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  1. #1

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    Top Flite SchoolMaster Scratch Build: Log

    Hey guys, i started work on a Top Flite SchoolMaster. I decided to use only Japonica aka Japanese Cedar because of its low cost on ready availability in India.
    Japonica is around 1.5 - 2 times heavier than balsa and slightly brittle.
    It can be cut using a 'Box Cutter' or a fine tooth 'Hack Saw'.( Hobby Knife NOT recommended)
    I spent around INR 500 ( $ 8-9 ) on the wood for the entire model.


    I made a few modifications to the actual plans:
    1. D - Tube Construction instead of a Fully Sheeted wing
    2. Addition of two Spars to the ribs to impart a bit more strength.
    3. Conversion to electric
    4. Using solid Japonica for the Horizontal Stabilizer instead of a sheeted construction.


    Build Log :-


    Fuselage.
    Started of by sticking additional strips of japonica to the main sheets to get the correct width of the fuselage.
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    Rough cut the fuselage sides using a hacksaw for sanding into shape
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    Added a template cut from plans to the pinned together sides for final sanding of the Fuse
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    Thought of cutting out lightening holes but didnt proceed with it
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    Final Result of the sides
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    Sorry no pictures of the actual fuselage build. Was too engrossed in building the fuselage and forgot about pictures
    Applying top and bottom sheeting (Had to apply Elastic Bands to hold the sheets in place due to the low flexibility of Japonica
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    Final pics of the fuselage (Currently fit with an E Max 2215/09 Motor with 10 x 4.7 Prop)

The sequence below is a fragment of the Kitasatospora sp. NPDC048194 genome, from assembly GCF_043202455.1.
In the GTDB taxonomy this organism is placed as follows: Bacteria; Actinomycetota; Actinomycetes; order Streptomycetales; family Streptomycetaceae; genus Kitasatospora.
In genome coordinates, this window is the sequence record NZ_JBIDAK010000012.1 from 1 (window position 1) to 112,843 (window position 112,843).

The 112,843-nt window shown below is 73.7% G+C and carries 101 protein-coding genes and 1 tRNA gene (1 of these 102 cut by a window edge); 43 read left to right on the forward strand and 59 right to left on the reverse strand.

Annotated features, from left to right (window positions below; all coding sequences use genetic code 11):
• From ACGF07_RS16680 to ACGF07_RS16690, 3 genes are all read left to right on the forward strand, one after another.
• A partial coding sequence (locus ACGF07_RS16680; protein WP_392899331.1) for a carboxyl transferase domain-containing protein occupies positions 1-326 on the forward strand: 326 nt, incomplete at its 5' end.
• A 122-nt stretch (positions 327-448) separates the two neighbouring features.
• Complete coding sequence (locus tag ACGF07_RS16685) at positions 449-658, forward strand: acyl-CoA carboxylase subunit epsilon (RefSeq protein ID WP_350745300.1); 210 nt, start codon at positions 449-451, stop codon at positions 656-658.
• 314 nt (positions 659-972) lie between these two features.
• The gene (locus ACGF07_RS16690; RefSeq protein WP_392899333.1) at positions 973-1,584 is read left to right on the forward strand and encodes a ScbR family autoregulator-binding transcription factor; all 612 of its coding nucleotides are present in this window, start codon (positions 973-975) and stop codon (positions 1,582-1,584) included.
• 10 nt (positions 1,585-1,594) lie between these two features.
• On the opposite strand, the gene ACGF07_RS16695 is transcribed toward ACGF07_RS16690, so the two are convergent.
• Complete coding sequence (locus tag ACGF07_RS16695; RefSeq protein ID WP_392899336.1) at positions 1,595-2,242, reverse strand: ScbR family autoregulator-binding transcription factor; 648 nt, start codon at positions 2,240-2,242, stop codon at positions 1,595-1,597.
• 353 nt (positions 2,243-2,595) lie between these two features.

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    Wing:
    The Wing was where the most number of changes were made because it was fully sheeted,which I converted to a D Tube style construction.

    Basic assembly (Sorry For the Poor Quality of the Pics)
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    After Application of the Sheeting and Cap Strips
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    I shall be using 4mm Carbon Fiber tubes Epoxied into place as the wing joiners. (6mm x 6mm Spars were used)

    and covering of the model shall be done using Polyester Film that is adhered onto the wood using contact adhesive and shrunk using a normal household Iron.
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    The Covering Material I shall be using. Will paint over it using Enamel Paints to a Nice Colour Scheme after the first test flight.\

    Horizontal and Vertical Stabilizers coming soon

    Pls. feel free to comment on the Model, and how the build is coming along. I am open to suggestion, criticism etc.

  2. #2

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  3. #3

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  4. #4

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  5. #5
    Hi there! Interesting to see this now-classic Ken Willard design under construction in 2013!
    The Schoolmaster was one of my first truly "big and complex" model kits I built as a youngster in the 1960's.... unfortunately my memories are dim about it ... I am not even sure if I ever finished building the kit.

    How is your progress? The use of Japanese cedar as a low-cost and available alternative is interesting. Best wishes to you.

  6. #6

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    I taught myself to fly with a Schoolmaster and liked it so well I scratch built another one. The second weighed only 16 oz complete with .049 and radio and was amazing in flight. But the heavier one flew very well too.

    Very interesting to use a different wood. Hope it works well for you. Jim

  7. #7
    Yashodhan, one suggestion: Watch the weight!

    If the Japanese Cedar is THAT much heavier than balsa, be careful. The Schoolmaster is a small model, so you need to be especially vigilant about her weight.

    Do everything you can to reduce her wing loading, so the model (and you) will not suffer when she is trying to fly!

    Avoid "over-engineering" and "over-building" the remaining structures; do not paint the model; use lightweight landing gear and wheels (or none, at least for the test flights?); use the lightest radio components and motor; ...what else am I not thinking of here?

    As my father always lectured us: "Weight is the enemy of all flying things!"
    Last edited by John in Boston; 11-23-2013 at 10:23 AM.


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